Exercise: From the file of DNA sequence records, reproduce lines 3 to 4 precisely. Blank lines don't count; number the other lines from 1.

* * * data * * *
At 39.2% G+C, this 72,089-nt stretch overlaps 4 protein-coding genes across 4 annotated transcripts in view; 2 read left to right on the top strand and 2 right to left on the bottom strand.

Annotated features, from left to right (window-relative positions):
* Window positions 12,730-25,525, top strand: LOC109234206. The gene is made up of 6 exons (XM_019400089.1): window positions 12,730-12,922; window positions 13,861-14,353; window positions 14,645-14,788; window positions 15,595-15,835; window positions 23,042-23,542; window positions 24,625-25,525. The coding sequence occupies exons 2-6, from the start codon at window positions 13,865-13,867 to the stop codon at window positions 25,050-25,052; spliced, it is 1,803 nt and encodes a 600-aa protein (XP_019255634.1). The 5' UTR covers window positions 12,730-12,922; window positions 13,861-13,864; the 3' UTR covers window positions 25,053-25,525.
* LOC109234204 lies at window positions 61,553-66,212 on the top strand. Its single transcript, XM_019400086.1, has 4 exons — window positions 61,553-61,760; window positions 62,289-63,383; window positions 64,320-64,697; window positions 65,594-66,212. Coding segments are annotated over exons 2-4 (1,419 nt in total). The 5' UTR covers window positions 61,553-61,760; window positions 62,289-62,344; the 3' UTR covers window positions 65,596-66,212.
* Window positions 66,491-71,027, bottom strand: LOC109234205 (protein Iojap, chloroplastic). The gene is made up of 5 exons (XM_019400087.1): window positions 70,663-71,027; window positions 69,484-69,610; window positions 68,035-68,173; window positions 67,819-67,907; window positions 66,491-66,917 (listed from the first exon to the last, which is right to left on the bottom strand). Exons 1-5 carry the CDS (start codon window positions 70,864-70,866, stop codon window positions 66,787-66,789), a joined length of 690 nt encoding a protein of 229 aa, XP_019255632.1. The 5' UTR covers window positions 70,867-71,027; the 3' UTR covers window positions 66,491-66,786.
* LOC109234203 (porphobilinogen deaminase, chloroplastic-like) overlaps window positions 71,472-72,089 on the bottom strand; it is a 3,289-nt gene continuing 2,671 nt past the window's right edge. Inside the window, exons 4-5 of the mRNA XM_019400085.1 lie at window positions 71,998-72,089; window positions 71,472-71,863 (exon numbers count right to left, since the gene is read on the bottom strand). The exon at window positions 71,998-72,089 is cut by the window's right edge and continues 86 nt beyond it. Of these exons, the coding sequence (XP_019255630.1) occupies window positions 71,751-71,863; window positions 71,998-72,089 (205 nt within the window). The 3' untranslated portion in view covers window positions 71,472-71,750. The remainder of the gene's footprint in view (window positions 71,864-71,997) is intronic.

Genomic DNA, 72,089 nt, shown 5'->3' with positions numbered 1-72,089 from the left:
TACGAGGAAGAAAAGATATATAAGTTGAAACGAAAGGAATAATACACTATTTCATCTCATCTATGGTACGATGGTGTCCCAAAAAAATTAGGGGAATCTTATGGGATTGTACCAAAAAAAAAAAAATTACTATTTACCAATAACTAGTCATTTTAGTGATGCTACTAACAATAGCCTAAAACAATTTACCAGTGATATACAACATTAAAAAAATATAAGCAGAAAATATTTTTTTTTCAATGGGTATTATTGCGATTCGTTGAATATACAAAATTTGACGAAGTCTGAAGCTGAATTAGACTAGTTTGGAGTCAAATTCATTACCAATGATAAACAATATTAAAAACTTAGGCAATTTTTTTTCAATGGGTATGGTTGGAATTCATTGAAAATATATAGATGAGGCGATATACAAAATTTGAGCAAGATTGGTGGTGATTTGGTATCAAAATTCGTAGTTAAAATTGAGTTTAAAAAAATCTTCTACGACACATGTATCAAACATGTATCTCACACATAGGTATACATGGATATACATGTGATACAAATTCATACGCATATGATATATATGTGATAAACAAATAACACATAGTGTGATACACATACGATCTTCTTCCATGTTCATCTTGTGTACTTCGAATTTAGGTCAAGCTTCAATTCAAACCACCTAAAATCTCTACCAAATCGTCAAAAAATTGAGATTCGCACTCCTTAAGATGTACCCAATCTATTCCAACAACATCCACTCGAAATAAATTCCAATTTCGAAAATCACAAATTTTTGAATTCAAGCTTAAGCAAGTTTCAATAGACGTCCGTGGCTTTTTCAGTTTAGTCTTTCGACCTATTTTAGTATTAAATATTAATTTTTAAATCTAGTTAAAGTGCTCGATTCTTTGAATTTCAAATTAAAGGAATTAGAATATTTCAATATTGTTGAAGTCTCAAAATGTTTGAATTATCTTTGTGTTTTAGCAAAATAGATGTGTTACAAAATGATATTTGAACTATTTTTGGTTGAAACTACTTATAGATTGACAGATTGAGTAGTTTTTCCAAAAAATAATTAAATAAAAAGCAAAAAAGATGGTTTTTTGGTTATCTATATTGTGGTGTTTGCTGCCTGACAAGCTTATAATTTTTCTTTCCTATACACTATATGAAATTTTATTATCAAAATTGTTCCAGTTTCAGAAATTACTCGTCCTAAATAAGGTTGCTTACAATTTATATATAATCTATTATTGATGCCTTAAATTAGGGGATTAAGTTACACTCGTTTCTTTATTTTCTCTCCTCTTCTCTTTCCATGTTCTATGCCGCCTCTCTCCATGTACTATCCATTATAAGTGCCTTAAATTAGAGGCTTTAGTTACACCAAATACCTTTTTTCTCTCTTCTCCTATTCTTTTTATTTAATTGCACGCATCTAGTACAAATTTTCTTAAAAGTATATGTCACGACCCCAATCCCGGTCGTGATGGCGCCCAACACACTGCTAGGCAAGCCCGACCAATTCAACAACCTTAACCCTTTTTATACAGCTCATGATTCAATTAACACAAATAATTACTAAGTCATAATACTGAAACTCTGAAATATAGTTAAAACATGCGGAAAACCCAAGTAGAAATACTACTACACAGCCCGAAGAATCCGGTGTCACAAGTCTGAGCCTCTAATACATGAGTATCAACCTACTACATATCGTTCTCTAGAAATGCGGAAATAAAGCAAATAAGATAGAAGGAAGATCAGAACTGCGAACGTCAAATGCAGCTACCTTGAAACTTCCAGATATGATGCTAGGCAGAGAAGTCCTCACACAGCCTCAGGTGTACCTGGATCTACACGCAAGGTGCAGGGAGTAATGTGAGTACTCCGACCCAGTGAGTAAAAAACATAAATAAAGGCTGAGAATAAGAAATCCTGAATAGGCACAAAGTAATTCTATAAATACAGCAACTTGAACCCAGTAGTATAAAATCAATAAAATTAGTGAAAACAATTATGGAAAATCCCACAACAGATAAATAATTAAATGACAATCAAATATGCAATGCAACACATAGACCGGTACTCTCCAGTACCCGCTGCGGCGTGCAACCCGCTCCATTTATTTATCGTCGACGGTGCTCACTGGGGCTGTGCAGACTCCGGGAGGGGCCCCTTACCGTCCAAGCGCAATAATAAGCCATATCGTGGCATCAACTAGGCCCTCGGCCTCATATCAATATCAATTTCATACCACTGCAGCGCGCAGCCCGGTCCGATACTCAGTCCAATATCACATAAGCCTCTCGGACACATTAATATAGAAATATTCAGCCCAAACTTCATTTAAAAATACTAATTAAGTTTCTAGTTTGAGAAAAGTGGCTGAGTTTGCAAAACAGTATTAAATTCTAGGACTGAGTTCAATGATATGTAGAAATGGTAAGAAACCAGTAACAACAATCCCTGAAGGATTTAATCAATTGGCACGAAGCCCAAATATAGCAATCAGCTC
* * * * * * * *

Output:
* Window positions 12,730-25,525, top strand: LOC109234206. The gene is made up of 6 exons (XM_019400089.1): window positions 12,730-12,922; window positions 13,861-14,353; window positions 14,645-14,788; window positions 15,595-15,835; window positions 23,042-23,542; window positions 24,625-25,525. The coding sequence occupies exons 2-6, from the start codon at window positions 13,865-13,867 to the stop codon at window positions 25,050-25,052; spliced, it is 1,803 nt and encodes a 600-aa protein (XP_019255634.1). The 5' UTR covers window positions 12,730-12,922; window positions 13,861-13,864; the 3' UTR covers window positions 25,053-25,525.
* LOC109234204 lies at window positions 61,553-66,212 on the top strand. Its single transcript, XM_019400086.1, has 4 exons — window positions 61,553-61,760; window positions 62,289-63,383; window positions 64,320-64,697; window positions 65,594-66,212. Coding segments are annotated over exons 2-4 (1,419 nt in total). The 5' UTR covers window positions 61,553-61,760; window positions 62,289-62,344; the 3' UTR covers window positions 65,596-66,212.